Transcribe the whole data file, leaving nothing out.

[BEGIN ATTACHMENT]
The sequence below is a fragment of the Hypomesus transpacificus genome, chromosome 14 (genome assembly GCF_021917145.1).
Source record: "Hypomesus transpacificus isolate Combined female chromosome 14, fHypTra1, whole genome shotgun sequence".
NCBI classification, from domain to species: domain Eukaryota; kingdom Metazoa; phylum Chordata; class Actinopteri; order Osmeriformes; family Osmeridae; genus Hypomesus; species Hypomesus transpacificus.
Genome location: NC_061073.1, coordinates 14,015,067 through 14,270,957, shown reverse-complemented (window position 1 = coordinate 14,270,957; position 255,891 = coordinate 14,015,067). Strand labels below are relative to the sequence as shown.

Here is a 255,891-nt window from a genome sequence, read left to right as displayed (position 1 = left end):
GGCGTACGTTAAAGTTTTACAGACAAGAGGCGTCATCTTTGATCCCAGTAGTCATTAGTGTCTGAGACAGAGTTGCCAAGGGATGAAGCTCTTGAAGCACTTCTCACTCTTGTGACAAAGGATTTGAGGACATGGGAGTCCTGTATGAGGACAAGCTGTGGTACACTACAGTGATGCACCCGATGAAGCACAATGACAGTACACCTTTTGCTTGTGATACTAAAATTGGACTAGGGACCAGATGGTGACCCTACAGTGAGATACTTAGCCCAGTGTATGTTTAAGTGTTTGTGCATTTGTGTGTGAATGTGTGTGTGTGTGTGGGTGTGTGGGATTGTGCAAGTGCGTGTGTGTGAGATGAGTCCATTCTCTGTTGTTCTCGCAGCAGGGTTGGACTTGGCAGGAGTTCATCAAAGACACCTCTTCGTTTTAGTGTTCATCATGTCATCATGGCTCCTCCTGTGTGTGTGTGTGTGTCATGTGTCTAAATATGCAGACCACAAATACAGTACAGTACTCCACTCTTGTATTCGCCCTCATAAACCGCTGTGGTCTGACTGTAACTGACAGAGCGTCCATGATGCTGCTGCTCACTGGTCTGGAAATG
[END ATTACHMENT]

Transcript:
The sequence below is a fragment of the Hypomesus transpacificus genome, chromosome 14 (genome assembly GCF_021917145.1).
Source record: "Hypomesus transpacificus isolate Combined female chromosome 14, fHypTra1, whole genome shotgun sequence".
NCBI classification, from domain to species: domain Eukaryota; kingdom Metazoa; phylum Chordata; class Actinopteri; order Osmeriformes; family Osmeridae; genus Hypomesus; species Hypomesus transpacificus.
Genome location: NC_061073.1, coordinates 14,015,067 through 14,270,957, shown reverse-complemented (window position 1 = coordinate 14,270,957; position 255,891 = coordinate 14,015,067). Strand labels below are relative to the sequence as shown.

Here is a 255,891-nt window from a genome sequence, read left to right as displayed (position 1 = left end):
GGCGTACGTTAAAGTTTTACAGACAAGAGGCGTCATCTTTGATCCCAGTAGTCATTAGTGTCTGAGACAGAGTTGCCAAGGGATGAAGCTCTTGAAGCACTTCTCACTCTTGTGACAAAGGATTTGAGGACATGGGAGTCCTGTATGAGGACAAGCTGTGGTACACTACAGTGATGCACCCGATGAAGCACAATGACAGTACACCTTTTGCTTGTGATACTAAAATTGGACTAGGGACCAGATGGTGACCCTACAGTGAGATACTTAGCCCAGTGTATGTTTAAGTGTTTGTGCATTTGTGTGTGAATGTGTGTGTGTGTGTGGGTGTGTGGGATTGTGCAAGTGCGTGTGTGTGAGATGAGTCCATTCTCTGTTGTTCTCGCAGCAGGGTTGGACTTGGCAGGAGTTCATCAAAGACACCTCTTCGTTTTAGTGTTCATCATGTCATCATGGCTCCTCCTGTGTGTGTGTGTGTGTCATGTGTCTAAATATGCAGACCACAAATACAGTACAGTACTCCACTCTTGTATTCGCCCTCATAAACCGCTGTGGTCTGACTGTAACTGACAGAGCGTCCATGATGCTGCTGCTCACTGGTCTGGAAATG